GVSU enrollment shows increase in first-year students, diversity
Grand Valley State University welcomed one of its largest first-year classes in its history. The university has enrolled more than 4,000 first-year students for the seventh year in a row, and they are coming in with stellar academic records and taking more classes. This is one of the highest freshman enrollments in Michigan, which is seeing a decline in the number of high school graduates.
Total enrollment at the university is 24,677, with a first-year class of 4,369, which is an increase of more than 4 percent (4.4). There is a 6 percent increase in the number of new students of color (678 to 719), and the total percentage of racial and ethnic minority students is up slightly at 17.4 percent compared to 17.3 percent last year. The number of new students, undergraduate and graduate, coming from out of state is up 9.5 percent (610 compared to 557).
These numbers come on the heels of Grand Valley awarding the most degrees in its history during the 2017-2018 academic year (5,730).
"We continue to attract top students who will succeed and graduate," said President Thomas J. Haas. "Students are seeing what a great value a Grand Valley degree is, both in terms of affordability and the options they have after graduation. They come and they stay with their programs because of faculty and staff members who are dedicated to student success. Even with the demographic challenges in the state, Grand Valley's enrollment is strong and ensures a stable future for the university and the communities and employers who depend on our graduates."
University data shows the second-highest retention rate in its history for first-year students at 84.5 percent. Grand Valley is in the top three for Michigan's public universities for retaining students. The average course load undergraduates are taking has also increased, meaning the time to a degree is shortened. The university motivates students to finish in four years by awarding the $1,000 Grand Finish scholarship to students entering their fourth year with at least 90 credits. The university boosted financial aid for students by $5.1 million in July to give more scholarships and grants to students.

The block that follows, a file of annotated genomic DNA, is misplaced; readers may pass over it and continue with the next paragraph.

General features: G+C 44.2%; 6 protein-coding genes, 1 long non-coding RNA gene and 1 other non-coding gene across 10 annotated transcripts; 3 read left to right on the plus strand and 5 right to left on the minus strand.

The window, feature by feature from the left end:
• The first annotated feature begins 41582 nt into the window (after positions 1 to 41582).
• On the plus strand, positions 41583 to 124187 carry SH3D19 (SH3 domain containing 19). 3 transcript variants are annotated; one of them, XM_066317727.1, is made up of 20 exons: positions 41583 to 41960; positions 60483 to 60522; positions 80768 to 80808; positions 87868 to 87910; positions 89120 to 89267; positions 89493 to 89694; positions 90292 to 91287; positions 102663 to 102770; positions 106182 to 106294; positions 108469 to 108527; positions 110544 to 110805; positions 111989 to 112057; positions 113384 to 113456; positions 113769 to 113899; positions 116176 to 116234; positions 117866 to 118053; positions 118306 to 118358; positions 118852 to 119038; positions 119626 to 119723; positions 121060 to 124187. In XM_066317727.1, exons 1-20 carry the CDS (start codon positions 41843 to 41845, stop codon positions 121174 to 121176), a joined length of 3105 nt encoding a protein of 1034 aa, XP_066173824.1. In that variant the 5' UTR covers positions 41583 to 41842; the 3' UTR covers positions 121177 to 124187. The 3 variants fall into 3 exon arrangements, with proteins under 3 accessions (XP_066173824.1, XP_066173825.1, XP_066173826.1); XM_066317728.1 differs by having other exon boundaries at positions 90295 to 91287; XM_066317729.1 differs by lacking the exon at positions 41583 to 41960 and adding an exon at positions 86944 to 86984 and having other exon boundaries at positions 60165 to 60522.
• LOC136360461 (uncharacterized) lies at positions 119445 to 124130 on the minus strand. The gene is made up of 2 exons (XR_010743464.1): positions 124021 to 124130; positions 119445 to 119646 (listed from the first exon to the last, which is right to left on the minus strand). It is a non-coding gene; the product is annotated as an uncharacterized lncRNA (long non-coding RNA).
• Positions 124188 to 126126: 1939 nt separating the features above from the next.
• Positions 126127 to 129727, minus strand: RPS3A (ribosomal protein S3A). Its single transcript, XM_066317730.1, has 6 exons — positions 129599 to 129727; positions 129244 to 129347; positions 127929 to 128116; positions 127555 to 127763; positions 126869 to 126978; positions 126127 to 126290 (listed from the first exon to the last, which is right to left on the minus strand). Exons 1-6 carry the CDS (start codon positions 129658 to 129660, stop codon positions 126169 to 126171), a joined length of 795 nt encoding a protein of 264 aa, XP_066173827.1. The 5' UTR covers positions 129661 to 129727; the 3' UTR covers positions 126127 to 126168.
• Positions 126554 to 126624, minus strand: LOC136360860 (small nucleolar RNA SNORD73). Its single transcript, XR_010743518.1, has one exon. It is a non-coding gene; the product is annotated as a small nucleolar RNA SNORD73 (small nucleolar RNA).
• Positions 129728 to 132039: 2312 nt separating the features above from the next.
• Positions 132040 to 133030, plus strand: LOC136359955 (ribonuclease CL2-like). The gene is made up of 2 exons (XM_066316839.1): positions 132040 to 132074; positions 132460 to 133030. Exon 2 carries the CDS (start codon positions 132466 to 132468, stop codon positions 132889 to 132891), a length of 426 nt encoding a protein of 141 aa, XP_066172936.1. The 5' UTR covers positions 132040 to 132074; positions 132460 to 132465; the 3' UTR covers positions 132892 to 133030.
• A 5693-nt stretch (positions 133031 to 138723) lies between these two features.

"We were able to award the most financial aid in our history this fall," said Lynn Blue, vice president for Enrollment Development. "President Haas and his administration, along with the Board of Trustees, are committed to keeping a Grand Valley degree within financial reach. Scholarships allow us to attract strong students who need financial assistance. We have great partnerships that result in programs like the Thompson Working Family Scholarship which allow a smoother pathway to a degree. We are excited about the students who are choosing to study with us and thrilled we can offer financial help along the way."
This fall, 200 more students received a Thompson Scholarship, which awards $5,000 per year for four years. Grand Valley currently has 325 Thompson Scholars.
Students have enrolled from all across Michigan, with 1,783 coming from other states, and 396 coming from other countries.
Of recent Grand Valley graduates, 93 percent are employed or pursuing advanced degrees, and of those working, 86 percent are in Michigan. The university has been chosen as a "Best Value" and "Best Public Regional University" by U.S. News and World Report. Princeton Review named Grand Valley among the "Best in the Midwest," and for more than two decades, Grand Valley has been named one of "America's 100 Best College Buys" by Institutional Research and Evaluation.
For more details on Grand Valley's performance, visit www.gvsu.edu/accountability.